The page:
Dowd: Important soft skills include active listening, attention to the task at hand, working well within teams, and a willingness to accept tasks (from time to time) that are outside their core responsibilities.

Describe what type of employees end up being good fits for your company culture.

Dowd: [They] are assertive and dedicated, have a desire to make a difference and leave a mark on the role for others to remember them by, and consistently achieve core KPIs.

What's one thing most people don't know about working here?

Dowd: Working with so many different nationalities and cultures is such a rewarding, yet sometimes challenging, experience. It requires patience to listen and understand another person's culture, upbringing, and viewpoint in working together. Everyone is different and will have a different way of achieving the same goal or task. Therefore, working with Marriott International requires the skill of not insisting someone completes tasks in an "A, B, C" way, but in allowing someone to complete tasks and achieve goals according to the ability of the person concerned.

How would you suggest a candidate prepare for an initial interview with Marriott International?

Dowd: I would recommend they get familiar with the background of the hotel they're hoping to work for, as well as the facilities it has for guests. They should be able to talk confidently about the experience they have gained so far (even if it's only about soft skills) and focus on experiences that are most relevant for the role they're applying for. I would encourage people to speak up about how they hope to grow their career with Marriott.

What are red flags for you when hiring? Is there anything job candidates should avoid doing?

Dowd: Some red flags might include talking about experience (or only having experience) that has no relevance for the role being applied for, being unable to explain frequent job change[s], and unrealistic salary expectations.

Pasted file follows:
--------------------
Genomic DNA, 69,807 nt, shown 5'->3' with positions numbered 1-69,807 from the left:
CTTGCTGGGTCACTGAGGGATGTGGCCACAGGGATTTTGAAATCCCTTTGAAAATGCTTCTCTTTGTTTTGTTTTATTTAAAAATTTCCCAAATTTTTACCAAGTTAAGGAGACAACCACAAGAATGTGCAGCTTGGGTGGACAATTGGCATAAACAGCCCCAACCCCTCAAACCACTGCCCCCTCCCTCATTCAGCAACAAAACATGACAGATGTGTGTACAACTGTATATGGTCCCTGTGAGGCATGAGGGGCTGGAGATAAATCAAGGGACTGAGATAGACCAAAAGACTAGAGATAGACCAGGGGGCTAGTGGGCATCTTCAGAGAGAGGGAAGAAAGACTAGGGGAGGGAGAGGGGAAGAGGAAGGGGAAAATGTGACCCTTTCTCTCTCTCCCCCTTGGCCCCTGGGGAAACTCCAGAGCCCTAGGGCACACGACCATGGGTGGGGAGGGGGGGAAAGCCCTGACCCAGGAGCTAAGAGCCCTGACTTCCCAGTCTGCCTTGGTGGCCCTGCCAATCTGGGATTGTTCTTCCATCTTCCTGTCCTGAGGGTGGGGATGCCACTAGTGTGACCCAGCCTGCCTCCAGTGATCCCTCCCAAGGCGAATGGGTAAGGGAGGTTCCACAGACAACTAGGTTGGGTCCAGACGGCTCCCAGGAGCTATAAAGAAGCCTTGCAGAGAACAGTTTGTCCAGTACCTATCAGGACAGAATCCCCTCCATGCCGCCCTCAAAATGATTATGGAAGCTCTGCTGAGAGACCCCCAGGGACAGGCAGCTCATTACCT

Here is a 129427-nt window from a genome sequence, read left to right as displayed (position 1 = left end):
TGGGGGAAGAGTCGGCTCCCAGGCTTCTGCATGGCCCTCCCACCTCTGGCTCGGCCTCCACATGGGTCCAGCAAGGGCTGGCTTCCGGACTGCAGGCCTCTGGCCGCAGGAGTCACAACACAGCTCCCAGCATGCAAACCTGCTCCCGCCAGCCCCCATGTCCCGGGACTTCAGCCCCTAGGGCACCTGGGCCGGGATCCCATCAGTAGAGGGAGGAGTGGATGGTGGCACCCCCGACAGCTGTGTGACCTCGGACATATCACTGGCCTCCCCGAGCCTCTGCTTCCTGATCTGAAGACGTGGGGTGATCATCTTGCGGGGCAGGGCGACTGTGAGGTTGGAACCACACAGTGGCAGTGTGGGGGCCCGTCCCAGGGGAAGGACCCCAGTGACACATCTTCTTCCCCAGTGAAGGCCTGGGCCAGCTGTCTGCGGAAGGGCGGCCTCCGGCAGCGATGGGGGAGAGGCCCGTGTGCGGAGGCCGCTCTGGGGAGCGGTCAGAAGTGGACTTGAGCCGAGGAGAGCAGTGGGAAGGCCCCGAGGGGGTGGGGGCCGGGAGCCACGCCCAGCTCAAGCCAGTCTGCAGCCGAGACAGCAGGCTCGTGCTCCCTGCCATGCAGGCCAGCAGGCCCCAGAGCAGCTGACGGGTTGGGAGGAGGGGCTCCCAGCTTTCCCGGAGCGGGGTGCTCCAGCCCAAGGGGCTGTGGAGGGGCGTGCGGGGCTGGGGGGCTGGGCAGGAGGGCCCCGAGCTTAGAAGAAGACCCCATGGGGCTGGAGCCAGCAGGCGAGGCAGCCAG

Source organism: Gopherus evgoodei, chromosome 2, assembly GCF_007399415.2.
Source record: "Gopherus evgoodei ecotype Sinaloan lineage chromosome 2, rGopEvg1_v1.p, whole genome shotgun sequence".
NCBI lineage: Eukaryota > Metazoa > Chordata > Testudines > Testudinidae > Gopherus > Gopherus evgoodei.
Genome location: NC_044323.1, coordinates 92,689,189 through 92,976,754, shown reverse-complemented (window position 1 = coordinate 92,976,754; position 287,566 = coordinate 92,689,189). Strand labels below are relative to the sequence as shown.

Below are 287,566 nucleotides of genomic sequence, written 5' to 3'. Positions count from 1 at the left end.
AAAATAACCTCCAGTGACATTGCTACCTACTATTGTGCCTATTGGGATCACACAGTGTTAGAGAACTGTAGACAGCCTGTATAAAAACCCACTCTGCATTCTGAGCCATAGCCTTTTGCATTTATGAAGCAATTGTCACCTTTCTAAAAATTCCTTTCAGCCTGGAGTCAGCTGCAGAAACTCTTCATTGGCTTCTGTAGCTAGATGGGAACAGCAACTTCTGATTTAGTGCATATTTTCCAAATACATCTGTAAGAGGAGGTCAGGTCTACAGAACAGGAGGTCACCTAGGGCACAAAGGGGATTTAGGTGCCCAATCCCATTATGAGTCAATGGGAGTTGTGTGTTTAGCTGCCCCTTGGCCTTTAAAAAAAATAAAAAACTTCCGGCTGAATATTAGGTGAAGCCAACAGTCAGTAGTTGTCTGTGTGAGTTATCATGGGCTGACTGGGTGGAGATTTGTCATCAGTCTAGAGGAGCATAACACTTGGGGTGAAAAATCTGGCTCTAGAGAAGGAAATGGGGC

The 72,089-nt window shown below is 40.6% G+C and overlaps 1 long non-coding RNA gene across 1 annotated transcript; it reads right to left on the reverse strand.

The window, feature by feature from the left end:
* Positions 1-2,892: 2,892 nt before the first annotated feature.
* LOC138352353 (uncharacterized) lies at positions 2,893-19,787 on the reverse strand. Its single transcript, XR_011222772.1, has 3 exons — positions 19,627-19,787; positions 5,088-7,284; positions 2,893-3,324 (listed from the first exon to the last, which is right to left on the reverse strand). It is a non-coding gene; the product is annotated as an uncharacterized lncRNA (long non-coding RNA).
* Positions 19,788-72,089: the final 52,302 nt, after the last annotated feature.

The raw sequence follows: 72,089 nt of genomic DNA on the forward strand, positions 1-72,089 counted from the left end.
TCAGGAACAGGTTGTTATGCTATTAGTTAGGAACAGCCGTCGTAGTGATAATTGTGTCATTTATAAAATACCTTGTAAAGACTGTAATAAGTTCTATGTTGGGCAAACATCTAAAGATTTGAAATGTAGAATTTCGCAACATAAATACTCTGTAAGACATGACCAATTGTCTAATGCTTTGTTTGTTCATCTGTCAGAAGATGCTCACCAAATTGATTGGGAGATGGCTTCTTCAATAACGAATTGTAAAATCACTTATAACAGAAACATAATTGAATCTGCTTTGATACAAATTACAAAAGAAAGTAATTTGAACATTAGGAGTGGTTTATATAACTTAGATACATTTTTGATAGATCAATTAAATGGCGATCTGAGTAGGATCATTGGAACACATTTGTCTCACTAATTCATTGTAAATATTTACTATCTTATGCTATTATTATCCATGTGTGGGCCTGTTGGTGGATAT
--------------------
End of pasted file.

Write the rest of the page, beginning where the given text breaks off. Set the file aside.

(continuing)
What is different or unique about your company or finance department that makes a job with you especially appealing?

Dowd: Our company promotes the internal movement and development of employees. A career-minded person will be able to set his or her development goals and have the opportunity to gain experience and knowledge of other areas of work that will support their knowledge. We also support people in different disciplines, for example a waiter, who aspire to have a career in finance, by providing cross-training opportunities that will lead to a permanent position.

What do you see changing within your department going forward with regard to recruitment and hiring?

Dowd: We are now adapting to the current generation's expectations of a more diverse career growth, so instead of someone working in a specific role for two years before moving on to the next area for another two years, we are now supporting and providing more cross-training opportunities in different areas at an earlier stage. This should allow someone to gain a mid-management or leadership role in a 3-to-4-year period instead of the traditional 5-to-6-year period.

Hannah Pitstick is a freelance writer based in the US. To comment on this article or to suggest an idea for another article, contact Drew Adamek, FM magazine lead publisher, at